Studying Jonah: Part X

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I II III IV V VI VII VIII IX X XI XII XIII XIV XV


II. God re-commissions Jonah, 3:1–4:11

A. A preaching prophet running along with God, 3:1–10

While his initial call to his prophet was met with rebellion, God graciously and mercifully offers Jonah a second opportunity for obedience. This time, Jonah, having been reminded again of God’s sovereignty and power, reluctantly submits to his divine commissioning and marches into the great city of Nineveh. This third pericope describes the obedience, albeit disgruntled, of Jonah and his ministry to the significant Assyrian city. While he was at first a prodigal prophet running away from God who was, via miraculous means, transformed into a praying prophet running back to God, chapter three describes yet another shift in Jonah: a preaching prophet running along with God.

i. God re-calls Jonah, 3:1–2

3:1–2. The opening words of chapters 1 and 3 are identical with the exception of the replacement of “son of Amittai” with “second” (שֵׁנִית). This is, thus, a re-calling of Yahweh’s prophet by Yahweh to accomplish a divinely ordained task. 

Get up. As has been discussed, the upward call of God upon Jonah is an invitation to rise to the will of God and the use of God for his good purposes. With Jonah’s first response still in the back of the mind of the hearer/reader, it is with bated breath they wait to hear/see if the prophet has now learned his lesson.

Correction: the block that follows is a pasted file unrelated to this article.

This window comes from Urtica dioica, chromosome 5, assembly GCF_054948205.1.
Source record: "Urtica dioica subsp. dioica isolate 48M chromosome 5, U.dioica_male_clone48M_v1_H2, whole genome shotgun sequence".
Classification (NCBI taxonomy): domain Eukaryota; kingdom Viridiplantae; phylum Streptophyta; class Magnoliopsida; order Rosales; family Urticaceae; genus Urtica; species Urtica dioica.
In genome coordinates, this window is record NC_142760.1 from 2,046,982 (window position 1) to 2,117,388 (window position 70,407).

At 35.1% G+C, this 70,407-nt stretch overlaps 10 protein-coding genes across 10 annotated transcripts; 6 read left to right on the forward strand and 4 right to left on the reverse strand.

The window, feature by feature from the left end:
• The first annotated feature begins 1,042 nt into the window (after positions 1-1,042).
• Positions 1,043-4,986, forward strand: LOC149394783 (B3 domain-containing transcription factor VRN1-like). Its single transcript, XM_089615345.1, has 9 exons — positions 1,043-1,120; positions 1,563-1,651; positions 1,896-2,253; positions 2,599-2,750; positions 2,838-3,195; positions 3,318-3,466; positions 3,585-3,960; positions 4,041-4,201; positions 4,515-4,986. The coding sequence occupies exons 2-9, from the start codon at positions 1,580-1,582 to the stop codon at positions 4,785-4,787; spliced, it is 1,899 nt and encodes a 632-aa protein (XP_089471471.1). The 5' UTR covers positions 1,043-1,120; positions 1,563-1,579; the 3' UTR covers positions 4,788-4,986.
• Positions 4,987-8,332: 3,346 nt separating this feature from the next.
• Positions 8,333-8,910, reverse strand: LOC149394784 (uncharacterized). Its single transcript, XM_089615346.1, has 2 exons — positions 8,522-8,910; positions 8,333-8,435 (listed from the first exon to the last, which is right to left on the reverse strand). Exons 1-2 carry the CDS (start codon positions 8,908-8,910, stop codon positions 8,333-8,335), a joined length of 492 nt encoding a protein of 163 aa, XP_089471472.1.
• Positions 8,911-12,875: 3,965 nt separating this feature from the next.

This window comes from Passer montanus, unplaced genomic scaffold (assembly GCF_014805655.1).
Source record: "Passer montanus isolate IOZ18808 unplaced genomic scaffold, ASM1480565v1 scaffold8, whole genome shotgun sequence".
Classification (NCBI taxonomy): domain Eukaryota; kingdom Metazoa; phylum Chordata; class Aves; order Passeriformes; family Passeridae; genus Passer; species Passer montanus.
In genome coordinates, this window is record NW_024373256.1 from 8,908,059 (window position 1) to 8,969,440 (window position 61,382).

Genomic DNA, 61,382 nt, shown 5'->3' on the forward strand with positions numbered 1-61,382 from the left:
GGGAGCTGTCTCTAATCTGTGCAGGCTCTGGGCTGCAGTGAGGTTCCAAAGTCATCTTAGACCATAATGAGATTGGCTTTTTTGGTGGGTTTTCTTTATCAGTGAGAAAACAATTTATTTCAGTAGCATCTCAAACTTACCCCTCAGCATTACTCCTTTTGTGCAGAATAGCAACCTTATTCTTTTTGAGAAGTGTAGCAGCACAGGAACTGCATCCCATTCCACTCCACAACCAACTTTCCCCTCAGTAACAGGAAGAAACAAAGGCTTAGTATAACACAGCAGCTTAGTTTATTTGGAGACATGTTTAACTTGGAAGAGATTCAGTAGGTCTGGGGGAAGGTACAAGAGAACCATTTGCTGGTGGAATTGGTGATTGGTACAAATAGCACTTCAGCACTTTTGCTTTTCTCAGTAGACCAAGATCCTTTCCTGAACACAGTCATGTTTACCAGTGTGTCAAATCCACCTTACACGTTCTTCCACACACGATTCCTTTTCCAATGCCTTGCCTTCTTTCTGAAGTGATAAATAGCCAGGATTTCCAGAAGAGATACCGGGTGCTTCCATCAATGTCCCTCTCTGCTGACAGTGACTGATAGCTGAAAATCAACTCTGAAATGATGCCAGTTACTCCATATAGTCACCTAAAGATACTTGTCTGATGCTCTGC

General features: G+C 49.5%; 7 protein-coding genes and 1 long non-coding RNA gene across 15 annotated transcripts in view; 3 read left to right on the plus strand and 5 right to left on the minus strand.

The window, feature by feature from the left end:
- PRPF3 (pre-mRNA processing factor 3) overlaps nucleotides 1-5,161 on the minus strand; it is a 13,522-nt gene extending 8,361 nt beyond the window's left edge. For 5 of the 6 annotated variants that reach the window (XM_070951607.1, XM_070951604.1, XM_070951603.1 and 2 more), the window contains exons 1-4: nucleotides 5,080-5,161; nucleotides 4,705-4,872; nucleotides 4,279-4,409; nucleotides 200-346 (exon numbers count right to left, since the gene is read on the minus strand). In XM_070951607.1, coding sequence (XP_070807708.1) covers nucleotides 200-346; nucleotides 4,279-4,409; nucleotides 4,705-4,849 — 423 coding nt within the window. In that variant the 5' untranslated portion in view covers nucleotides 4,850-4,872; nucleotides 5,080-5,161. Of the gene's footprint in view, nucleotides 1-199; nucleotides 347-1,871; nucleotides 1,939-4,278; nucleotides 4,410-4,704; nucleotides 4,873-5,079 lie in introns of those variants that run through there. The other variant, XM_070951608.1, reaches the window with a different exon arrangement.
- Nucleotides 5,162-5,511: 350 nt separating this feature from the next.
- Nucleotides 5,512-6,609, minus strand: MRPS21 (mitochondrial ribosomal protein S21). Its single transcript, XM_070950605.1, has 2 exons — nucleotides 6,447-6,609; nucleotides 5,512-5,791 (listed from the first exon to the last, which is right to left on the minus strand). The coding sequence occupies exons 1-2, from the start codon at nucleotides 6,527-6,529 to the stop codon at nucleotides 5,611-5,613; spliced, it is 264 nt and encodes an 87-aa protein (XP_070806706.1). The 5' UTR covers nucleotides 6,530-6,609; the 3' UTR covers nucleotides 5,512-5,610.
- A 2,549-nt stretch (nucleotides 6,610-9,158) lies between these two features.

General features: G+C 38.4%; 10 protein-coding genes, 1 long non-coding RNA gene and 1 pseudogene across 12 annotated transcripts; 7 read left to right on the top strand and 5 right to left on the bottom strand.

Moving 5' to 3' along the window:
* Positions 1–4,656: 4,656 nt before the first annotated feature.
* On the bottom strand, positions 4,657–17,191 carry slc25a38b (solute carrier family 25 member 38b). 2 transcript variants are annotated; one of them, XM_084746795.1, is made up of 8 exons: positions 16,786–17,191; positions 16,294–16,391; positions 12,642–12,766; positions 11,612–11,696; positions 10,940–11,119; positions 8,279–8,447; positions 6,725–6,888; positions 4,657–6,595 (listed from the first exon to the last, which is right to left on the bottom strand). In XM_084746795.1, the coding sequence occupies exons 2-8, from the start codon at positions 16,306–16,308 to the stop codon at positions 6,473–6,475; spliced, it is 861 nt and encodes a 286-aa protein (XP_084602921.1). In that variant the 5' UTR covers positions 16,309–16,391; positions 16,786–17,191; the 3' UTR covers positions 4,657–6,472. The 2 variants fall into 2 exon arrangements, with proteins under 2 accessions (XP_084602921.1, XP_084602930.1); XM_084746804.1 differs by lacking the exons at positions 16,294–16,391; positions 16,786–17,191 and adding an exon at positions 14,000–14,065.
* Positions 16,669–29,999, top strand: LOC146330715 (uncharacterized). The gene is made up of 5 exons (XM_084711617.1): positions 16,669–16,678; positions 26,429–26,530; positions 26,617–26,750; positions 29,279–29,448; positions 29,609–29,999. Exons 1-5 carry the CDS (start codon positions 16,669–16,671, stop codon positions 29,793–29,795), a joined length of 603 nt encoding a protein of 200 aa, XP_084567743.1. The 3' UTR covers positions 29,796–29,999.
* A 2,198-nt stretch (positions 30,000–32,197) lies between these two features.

1:2 God: “Get up and go!” Jonah: Got up and went … to Tarshish?
3:2 God: “Get up and go!” Jonah: Got up and went … to Nineveh!

It should also be noted here that the upward motion of Jonah’s obedience which was started in 2:6 now continues as he walks in the will of God. “The first story of reconciliation (between Jonah and God) concludes and the second story of reconciliation (between Nineveh and God) begins” (1). This shift is only possible if the prophet submits to God’s invitation.

Go to Nineveh, the great city, and proclaim to her the proclamation I am going to tell you. This re-call differs from the original after proclaim. Whereas Jonah was commanded initially to cry against her (וּקְרָא עָלֶיהָ, qārā’ ‘al) for they’re evil has ascended before me (כִּי־עָלְתָה רָעָתָם לְפָנָי), now the prophet is told to cry to her (וּקְרָא אֵלֶיהָ, qārā’ ‘el) the proclamation I am going to tell you (אֶת־הַקְּרִיאָה אֲשֶׁר אָנֹכִי דֹּבֵר אֵלֶיךָ). While opinions range on the significance of this change, Sasson has made a compelling case that the former, qārā’ ‘al, carries the connotation “to denounce” (cf. neb), whereas the latter, qārā’ ‘el, simply means “to proclaim to” (2). This subtle change in wording is perhaps for the purpose of preparing the reader for the unexpected outcome of Jonah’s mission.

The proclamation I am going to tell you. Clearly the message that Jonah has been entrusted with to relay to the Ninevites is not his own. Rather, it is a word from the mind of God. “In the first instance a clear message was given to [Jonah]; in the second a clear command to render total obedience, whatever the message might be” (3). The is a divine demand for total fidelity to the divine declaration.


Footnotes

  1. Bruckner, Jonah, Nahum, Habakkuk, Zephaniah, 90.

  2. Sasson, Jonah, 225–27.

  3. Ferguson, Man Overboard!, 58.